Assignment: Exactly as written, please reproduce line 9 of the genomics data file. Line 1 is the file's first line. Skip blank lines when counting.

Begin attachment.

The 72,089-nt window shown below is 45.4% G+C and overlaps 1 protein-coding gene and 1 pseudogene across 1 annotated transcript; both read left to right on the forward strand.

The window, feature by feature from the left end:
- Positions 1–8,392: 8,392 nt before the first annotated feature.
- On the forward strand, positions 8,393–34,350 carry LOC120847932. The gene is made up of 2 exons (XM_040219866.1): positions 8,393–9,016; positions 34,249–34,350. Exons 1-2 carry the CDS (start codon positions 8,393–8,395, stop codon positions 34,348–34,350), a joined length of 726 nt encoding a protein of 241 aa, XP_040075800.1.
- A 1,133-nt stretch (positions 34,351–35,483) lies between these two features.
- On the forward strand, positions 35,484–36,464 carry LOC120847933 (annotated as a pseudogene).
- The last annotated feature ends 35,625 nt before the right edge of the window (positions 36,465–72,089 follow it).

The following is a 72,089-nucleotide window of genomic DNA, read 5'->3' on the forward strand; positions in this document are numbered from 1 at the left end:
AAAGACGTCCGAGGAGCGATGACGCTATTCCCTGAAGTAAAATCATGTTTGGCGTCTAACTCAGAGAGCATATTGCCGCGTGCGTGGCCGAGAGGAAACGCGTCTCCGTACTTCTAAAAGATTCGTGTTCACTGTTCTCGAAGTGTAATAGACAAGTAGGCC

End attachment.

AAAGACGTCCGAGGAGCGATGACGCTATTCCCTGAAGTAAAATCATGTTTGGCGTCTAACTCAGAGAGCATATTGCCGCGTGCGTGGCCGAGAGGAAACGCGTCTCCGTACTTCTAAAAGATTCGTGTTCACTGTTCTCGAAGTGTAATAGACAAGTAGGCC